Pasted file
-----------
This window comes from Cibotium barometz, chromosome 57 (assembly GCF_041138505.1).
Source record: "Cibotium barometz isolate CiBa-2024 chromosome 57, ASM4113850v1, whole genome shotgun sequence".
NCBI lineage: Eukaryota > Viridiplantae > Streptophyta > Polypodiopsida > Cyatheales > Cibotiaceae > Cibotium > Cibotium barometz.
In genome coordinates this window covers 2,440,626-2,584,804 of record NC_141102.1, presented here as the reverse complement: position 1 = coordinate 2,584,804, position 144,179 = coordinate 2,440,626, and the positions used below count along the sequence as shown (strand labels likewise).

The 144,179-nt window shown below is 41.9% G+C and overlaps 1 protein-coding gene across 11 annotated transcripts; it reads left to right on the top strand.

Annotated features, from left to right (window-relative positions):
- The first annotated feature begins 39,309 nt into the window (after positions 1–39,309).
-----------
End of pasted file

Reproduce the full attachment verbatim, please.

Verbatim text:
This window comes from Cibotium barometz, chromosome 57 (assembly GCF_041138505.1).
Source record: "Cibotium barometz isolate CiBa-2024 chromosome 57, ASM4113850v1, whole genome shotgun sequence".
NCBI lineage: Eukaryota > Viridiplantae > Streptophyta > Polypodiopsida > Cyatheales > Cibotiaceae > Cibotium > Cibotium barometz.
In genome coordinates this window covers 2,440,626-2,584,804 of record NC_141102.1, presented here as the reverse complement: position 1 = coordinate 2,584,804, position 144,179 = coordinate 2,440,626, and the positions used below count along the sequence as shown (strand labels likewise).

The 144,179-nt window shown below is 41.9% G+C and overlaps 1 protein-coding gene across 11 annotated transcripts; it reads left to right on the top strand.

Annotated features, from left to right (window-relative positions):
- The first annotated feature begins 39,309 nt into the window (after positions 1–39,309).